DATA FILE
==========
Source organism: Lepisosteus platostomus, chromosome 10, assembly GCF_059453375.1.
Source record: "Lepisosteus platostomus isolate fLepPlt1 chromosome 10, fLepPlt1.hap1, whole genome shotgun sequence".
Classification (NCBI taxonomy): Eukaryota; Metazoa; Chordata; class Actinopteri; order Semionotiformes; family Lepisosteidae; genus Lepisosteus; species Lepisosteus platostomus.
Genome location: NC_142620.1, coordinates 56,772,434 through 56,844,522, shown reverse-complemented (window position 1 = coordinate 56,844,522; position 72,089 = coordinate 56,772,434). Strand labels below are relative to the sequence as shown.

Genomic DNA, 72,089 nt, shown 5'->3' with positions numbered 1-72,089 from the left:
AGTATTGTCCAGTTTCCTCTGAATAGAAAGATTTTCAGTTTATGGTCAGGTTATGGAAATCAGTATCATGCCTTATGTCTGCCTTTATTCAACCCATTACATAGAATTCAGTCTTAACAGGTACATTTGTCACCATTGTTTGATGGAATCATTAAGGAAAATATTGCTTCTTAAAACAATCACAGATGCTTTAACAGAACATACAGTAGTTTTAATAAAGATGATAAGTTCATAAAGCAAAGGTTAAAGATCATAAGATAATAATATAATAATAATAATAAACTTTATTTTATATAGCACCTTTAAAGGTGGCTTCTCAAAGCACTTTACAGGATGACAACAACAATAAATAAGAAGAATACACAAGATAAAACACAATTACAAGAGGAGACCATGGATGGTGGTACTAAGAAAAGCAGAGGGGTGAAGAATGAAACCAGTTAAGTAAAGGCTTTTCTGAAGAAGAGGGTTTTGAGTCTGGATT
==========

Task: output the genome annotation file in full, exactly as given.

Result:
Source organism: Lepisosteus platostomus, chromosome 10, assembly GCF_059453375.1.
Source record: "Lepisosteus platostomus isolate fLepPlt1 chromosome 10, fLepPlt1.hap1, whole genome shotgun sequence".
Classification (NCBI taxonomy): Eukaryota; Metazoa; Chordata; class Actinopteri; order Semionotiformes; family Lepisosteidae; genus Lepisosteus; species Lepisosteus platostomus.
Genome location: NC_142620.1, coordinates 56,772,434 through 56,844,522, shown reverse-complemented (window position 1 = coordinate 56,844,522; position 72,089 = coordinate 56,772,434). Strand labels below are relative to the sequence as shown.

Genomic DNA, 72,089 nt, shown 5'->3' with positions numbered 1-72,089 from the left:
AGTATTGTCCAGTTTCCTCTGAATAGAAAGATTTTCAGTTTATGGTCAGGTTATGGAAATCAGTATCATGCCTTATGTCTGCCTTTATTCAACCCATTACATAGAATTCAGTCTTAACAGGTACATTTGTCACCATTGTTTGATGGAATCATTAAGGAAAATATTGCTTCTTAAAACAATCACAGATGCTTTAACAGAACATACAGTAGTTTTAATAAAGATGATAAGTTCATAAAGCAAAGGTTAAAGATCATAAGATAATAATATAATAATAATAATAAACTTTATTTTATATAGCACCTTTAAAGGTGGCTTCTCAAAGCACTTTACAGGATGACAACAACAATAAATAAGAAGAATACACAAGATAAAACACAATTACAAGAGGAGACCATGGATGGTGGTACTAAGAAAAGCAGAGGGGTGAAGAATGAAACCAGTTAAGTAAAGGCTTTTCTGAAGAAGAGGGTTTTGAGTCTGGATT